Sports are one way to help children gain the experiences to help them in adulthood and becoming a contributing and valuable team member is a skill that is learned.
- Commitment. Before joining a team discuss with your child the importance of commiting to the team. Discussing with your child that commitment sometimes mean sacrificing time with friends, early morning practices and practicing outside of team practice time. Discuss with your child the length of the season and that commiting means “sticking it out.”
- Practice. Practicing outside of scheduled practice time is important in many teams. Is your child willing to practice in addition to scheduled practices? Great teammates put in extra time to work on new and difficult tricks, memorizing routines and improving.
- Attitude. Great teammates keep a positive attitude even when practices are challenging. Learning to focus on the positive aspects of their team can help children learn how to navigate challenging times with their team.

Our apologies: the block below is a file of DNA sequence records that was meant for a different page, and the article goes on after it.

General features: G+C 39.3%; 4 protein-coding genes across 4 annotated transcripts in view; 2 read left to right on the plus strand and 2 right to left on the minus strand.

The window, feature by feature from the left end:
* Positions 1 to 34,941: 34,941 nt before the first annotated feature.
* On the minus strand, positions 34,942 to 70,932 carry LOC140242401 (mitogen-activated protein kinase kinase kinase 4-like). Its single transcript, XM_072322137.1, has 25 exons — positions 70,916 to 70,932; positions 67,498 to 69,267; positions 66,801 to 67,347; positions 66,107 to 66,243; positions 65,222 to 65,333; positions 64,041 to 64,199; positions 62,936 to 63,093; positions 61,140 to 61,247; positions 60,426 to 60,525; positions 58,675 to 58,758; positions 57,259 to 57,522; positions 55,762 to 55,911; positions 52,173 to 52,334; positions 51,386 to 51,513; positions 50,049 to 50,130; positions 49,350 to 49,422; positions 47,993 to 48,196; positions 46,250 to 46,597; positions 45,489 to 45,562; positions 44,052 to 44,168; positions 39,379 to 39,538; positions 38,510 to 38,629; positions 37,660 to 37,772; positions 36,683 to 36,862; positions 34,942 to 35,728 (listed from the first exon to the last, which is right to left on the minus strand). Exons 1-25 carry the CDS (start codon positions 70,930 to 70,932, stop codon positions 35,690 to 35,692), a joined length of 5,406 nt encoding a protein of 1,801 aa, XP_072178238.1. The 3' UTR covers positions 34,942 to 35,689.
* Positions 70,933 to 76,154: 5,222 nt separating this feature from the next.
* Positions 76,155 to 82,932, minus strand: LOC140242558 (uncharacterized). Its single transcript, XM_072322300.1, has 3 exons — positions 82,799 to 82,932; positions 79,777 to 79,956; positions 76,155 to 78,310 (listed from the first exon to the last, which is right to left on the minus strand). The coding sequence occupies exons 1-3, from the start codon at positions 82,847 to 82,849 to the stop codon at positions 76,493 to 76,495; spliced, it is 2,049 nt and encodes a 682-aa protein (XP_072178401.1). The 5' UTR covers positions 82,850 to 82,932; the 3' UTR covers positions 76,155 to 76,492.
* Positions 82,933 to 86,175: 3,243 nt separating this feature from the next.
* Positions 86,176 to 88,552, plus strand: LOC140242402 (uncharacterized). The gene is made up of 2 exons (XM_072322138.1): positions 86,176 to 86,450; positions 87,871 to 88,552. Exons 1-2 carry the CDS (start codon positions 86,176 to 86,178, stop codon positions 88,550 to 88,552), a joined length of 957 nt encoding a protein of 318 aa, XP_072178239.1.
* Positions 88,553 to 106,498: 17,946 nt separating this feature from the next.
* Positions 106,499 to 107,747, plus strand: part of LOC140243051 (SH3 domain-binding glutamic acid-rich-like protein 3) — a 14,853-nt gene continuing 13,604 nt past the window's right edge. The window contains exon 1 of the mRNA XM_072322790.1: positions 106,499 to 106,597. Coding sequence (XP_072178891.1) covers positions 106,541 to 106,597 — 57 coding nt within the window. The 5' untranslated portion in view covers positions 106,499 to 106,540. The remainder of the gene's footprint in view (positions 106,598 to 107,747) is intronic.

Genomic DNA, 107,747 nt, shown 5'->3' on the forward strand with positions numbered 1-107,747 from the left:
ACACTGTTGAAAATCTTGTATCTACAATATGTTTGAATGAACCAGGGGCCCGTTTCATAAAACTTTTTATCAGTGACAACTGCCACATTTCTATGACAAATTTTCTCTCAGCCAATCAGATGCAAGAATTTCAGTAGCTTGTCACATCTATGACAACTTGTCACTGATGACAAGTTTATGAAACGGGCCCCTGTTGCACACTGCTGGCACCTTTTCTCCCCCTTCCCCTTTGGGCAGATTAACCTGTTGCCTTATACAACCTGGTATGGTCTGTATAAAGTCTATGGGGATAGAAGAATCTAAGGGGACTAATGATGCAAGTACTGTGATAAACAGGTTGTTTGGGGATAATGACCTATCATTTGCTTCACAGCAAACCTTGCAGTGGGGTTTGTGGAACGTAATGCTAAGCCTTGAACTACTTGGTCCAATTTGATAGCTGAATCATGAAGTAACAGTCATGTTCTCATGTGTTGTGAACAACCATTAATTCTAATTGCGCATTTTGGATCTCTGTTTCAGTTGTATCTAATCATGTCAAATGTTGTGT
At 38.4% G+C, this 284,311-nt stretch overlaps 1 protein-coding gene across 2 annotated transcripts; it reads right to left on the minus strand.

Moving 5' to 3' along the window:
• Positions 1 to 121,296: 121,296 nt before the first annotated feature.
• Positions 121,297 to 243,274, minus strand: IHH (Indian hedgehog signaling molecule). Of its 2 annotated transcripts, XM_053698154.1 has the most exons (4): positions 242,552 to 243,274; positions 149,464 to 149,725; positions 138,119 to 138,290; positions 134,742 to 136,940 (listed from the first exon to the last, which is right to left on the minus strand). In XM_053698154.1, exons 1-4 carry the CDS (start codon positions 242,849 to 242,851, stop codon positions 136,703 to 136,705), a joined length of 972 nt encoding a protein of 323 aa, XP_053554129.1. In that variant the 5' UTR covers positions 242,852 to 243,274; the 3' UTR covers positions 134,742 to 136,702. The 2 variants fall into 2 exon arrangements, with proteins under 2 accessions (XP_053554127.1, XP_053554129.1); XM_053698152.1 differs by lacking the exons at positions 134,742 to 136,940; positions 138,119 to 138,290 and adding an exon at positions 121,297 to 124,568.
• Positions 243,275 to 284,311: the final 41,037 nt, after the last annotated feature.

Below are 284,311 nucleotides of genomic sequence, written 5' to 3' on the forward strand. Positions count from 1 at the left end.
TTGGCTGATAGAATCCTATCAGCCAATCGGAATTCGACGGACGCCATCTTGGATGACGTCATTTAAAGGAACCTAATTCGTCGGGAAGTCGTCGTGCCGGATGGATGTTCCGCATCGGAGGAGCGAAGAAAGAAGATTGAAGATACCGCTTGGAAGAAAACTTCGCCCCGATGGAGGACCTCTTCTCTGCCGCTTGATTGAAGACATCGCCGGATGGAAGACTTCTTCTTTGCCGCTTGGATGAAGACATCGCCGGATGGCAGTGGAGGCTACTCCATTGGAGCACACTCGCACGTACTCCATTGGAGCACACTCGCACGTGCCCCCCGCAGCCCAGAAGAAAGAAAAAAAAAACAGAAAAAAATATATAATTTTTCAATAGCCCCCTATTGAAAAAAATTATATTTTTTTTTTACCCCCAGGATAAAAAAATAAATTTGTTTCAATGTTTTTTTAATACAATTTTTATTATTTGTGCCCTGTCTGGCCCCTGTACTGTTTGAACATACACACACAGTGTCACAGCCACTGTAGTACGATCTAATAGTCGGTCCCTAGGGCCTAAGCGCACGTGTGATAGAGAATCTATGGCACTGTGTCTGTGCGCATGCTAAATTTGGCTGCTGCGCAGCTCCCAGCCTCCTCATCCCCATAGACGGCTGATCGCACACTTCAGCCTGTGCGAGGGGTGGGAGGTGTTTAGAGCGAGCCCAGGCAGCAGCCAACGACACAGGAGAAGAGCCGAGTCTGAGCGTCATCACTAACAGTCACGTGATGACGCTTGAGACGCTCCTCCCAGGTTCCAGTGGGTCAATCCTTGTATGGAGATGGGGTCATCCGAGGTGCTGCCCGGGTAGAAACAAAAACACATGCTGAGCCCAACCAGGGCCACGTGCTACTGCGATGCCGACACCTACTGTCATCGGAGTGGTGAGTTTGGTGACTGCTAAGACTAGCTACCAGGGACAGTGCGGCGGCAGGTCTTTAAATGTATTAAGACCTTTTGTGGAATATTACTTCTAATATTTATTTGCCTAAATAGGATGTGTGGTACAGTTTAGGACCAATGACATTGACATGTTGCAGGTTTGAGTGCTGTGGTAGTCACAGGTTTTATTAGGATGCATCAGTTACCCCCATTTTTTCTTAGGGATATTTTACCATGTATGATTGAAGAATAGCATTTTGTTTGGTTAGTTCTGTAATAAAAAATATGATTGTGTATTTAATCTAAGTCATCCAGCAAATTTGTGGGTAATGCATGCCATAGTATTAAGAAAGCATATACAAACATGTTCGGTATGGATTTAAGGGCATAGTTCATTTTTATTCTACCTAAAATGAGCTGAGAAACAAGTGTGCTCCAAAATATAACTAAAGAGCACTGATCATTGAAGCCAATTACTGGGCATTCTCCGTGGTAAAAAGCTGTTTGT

- Focus on We not Me. Learning the skill of focusing on what is best for the team and not what is best for the individual. This can be challenging for both children and adults as members of a team and asking yourself, “Did I do this to benefit the team?” or “Does this benefit the team or myself?”
Being a great teammate is a learned skill that can benefit children into adulthood. Dance-Twirl Minnesota works with students to develop lifelong skills that lead to success as adults.